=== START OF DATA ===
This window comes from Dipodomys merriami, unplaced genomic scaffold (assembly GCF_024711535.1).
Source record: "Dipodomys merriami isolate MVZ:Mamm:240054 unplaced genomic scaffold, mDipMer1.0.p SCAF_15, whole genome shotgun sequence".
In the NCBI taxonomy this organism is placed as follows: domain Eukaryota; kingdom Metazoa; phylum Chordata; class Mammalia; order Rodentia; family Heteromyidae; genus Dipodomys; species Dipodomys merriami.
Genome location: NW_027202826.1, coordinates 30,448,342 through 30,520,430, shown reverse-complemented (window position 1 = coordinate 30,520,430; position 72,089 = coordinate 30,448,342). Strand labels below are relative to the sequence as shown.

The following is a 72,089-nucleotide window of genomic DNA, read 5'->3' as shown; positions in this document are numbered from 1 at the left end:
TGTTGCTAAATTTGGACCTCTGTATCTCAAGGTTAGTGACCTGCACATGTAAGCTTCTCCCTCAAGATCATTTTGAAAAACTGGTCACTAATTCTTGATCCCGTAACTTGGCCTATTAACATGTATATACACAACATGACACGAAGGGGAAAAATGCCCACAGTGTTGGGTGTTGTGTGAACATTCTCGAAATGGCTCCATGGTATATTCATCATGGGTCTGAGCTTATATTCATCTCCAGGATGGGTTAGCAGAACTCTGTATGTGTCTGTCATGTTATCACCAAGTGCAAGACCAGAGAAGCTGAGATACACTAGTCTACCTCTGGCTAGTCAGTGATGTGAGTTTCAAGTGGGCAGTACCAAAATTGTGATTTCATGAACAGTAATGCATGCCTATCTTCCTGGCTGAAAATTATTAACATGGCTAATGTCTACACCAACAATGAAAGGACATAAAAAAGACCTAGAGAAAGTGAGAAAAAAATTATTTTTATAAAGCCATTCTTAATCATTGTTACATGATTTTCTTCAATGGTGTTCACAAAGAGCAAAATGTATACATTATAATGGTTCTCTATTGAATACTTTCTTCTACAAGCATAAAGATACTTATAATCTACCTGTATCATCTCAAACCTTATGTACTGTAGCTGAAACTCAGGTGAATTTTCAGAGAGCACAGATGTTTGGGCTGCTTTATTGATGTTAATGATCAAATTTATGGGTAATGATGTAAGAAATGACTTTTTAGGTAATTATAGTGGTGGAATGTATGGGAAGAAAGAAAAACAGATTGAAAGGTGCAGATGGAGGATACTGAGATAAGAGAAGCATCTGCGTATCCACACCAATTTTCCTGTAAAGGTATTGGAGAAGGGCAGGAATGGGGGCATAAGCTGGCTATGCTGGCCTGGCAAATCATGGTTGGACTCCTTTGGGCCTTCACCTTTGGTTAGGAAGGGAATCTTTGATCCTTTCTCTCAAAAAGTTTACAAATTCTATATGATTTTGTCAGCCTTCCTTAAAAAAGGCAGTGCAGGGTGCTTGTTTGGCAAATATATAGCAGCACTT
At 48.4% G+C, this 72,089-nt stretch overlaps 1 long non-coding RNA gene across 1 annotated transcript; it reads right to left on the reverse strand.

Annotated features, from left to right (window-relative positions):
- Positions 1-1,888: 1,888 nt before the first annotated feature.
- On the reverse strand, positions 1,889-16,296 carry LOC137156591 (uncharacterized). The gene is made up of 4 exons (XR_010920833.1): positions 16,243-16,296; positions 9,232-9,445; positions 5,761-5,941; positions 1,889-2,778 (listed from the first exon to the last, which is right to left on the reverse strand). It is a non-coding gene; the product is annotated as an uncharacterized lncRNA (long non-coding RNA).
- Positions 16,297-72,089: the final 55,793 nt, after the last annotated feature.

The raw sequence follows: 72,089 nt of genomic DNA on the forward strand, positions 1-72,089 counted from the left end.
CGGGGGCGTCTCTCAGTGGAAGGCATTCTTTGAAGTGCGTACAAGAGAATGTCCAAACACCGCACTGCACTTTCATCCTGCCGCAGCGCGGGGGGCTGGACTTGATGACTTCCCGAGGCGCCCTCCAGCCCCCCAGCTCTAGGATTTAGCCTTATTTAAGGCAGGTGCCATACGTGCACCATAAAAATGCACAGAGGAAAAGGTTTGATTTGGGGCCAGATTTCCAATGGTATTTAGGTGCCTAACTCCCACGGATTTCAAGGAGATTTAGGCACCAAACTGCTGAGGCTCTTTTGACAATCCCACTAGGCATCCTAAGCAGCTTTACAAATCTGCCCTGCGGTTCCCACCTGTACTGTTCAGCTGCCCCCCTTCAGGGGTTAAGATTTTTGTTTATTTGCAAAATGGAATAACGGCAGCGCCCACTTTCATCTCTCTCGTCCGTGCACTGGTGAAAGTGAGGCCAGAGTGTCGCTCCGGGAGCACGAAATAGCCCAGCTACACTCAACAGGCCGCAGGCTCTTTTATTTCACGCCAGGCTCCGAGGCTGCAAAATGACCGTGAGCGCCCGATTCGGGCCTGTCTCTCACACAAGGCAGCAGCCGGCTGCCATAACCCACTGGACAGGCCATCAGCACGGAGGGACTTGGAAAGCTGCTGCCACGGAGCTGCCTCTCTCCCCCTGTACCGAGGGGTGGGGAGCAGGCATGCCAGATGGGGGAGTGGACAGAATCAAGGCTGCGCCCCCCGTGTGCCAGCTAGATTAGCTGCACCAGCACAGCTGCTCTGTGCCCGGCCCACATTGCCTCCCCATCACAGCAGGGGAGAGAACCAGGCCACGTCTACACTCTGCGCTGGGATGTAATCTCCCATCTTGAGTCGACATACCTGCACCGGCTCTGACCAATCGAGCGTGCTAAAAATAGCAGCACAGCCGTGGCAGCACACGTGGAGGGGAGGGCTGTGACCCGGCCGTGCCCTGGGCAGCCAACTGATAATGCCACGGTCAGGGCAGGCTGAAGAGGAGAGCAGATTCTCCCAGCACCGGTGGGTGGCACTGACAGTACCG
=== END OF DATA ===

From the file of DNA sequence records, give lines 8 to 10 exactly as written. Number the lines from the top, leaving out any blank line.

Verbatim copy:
Annotated features, from left to right (window-relative positions):
- Positions 1-1,888: 1,888 nt before the first annotated feature.
- On the reverse strand, positions 1,889-16,296 carry LOC137156591 (uncharacterized). The gene is made up of 4 exons (XR_010920833.1): positions 16,243-16,296; positions 9,232-9,445; positions 5,761-5,941; positions 1,889-2,778 (listed from the first exon to the last, which is right to left on the reverse strand). It is a non-coding gene; the product is annotated as an uncharacterized lncRNA (long non-coding RNA).